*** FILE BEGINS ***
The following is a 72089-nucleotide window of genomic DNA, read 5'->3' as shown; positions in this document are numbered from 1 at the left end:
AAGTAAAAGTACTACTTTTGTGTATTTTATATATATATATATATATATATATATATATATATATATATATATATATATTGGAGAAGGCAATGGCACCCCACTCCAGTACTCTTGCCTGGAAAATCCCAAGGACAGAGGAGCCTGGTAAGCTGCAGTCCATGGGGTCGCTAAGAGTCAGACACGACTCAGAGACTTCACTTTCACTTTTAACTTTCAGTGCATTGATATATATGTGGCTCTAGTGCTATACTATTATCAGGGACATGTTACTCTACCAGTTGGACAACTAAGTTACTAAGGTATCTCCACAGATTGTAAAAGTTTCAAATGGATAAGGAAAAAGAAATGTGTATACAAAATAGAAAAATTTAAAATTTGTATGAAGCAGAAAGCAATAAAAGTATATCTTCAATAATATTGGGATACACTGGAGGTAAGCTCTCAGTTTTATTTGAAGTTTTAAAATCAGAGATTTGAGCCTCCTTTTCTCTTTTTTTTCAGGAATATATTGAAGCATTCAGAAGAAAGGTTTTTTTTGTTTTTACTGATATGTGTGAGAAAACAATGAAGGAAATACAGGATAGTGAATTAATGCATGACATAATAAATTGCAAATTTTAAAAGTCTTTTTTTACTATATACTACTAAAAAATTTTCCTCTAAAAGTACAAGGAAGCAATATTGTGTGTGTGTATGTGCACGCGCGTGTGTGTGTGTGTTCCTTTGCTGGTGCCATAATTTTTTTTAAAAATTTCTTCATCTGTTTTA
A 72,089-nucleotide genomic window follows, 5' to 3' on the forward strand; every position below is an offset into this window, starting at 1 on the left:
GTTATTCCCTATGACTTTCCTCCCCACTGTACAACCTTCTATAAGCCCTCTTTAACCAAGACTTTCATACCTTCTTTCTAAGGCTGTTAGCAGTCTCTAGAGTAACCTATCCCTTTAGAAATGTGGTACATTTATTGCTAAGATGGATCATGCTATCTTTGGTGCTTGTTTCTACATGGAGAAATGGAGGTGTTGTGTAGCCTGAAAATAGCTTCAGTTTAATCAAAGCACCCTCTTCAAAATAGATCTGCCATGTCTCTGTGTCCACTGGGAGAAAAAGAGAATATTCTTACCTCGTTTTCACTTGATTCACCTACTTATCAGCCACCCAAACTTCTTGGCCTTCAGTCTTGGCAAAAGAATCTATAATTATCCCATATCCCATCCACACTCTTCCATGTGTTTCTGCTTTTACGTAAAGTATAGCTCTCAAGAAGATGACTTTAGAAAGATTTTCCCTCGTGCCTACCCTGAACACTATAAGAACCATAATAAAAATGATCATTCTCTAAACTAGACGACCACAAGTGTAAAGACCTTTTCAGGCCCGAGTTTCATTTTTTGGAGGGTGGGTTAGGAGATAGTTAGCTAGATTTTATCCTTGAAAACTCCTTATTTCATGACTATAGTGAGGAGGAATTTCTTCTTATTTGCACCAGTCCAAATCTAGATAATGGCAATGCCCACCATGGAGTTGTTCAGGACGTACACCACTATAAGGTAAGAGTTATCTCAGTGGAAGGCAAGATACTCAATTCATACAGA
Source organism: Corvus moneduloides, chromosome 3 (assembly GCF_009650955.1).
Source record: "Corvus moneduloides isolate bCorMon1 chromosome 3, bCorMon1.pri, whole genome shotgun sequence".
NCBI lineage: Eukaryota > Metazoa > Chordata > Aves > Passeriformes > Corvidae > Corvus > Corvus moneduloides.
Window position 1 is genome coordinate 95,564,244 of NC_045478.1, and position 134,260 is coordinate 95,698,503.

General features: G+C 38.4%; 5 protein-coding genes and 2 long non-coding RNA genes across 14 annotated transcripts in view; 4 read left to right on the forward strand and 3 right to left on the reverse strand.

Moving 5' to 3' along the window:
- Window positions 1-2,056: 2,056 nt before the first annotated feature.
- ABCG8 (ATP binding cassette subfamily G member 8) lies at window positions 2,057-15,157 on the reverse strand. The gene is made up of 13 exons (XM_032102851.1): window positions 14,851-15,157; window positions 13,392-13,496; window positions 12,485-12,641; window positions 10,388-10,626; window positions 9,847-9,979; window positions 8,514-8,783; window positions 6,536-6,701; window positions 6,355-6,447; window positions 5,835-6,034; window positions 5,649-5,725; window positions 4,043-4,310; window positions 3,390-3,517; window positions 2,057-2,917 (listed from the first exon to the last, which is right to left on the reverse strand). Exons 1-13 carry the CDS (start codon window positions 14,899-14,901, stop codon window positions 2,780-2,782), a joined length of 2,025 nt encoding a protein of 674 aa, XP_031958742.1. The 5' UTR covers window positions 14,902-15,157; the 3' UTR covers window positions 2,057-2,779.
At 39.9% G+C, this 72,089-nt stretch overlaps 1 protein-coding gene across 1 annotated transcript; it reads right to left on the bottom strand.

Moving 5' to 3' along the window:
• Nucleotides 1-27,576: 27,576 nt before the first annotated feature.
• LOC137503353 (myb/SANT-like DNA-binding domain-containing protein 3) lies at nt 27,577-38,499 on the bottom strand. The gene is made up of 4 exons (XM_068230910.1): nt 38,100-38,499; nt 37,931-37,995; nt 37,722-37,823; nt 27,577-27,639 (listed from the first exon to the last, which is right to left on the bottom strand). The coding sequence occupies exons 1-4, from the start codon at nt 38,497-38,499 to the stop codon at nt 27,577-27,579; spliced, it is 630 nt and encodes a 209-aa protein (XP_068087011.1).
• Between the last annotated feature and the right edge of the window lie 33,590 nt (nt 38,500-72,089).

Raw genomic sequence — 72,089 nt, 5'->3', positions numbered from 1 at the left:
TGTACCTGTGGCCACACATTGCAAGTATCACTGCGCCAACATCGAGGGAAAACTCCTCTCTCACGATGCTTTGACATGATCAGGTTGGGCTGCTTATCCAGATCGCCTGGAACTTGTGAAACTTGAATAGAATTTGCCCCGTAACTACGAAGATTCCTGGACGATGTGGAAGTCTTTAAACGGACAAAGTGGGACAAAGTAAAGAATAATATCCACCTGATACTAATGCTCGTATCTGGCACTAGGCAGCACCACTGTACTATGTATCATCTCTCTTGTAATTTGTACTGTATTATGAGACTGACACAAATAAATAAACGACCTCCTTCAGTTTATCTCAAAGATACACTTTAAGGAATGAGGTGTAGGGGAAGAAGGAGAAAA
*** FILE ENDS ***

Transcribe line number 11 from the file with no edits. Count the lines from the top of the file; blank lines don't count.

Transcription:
- Window positions 1-2,056: 2,056 nt before the first annotated feature.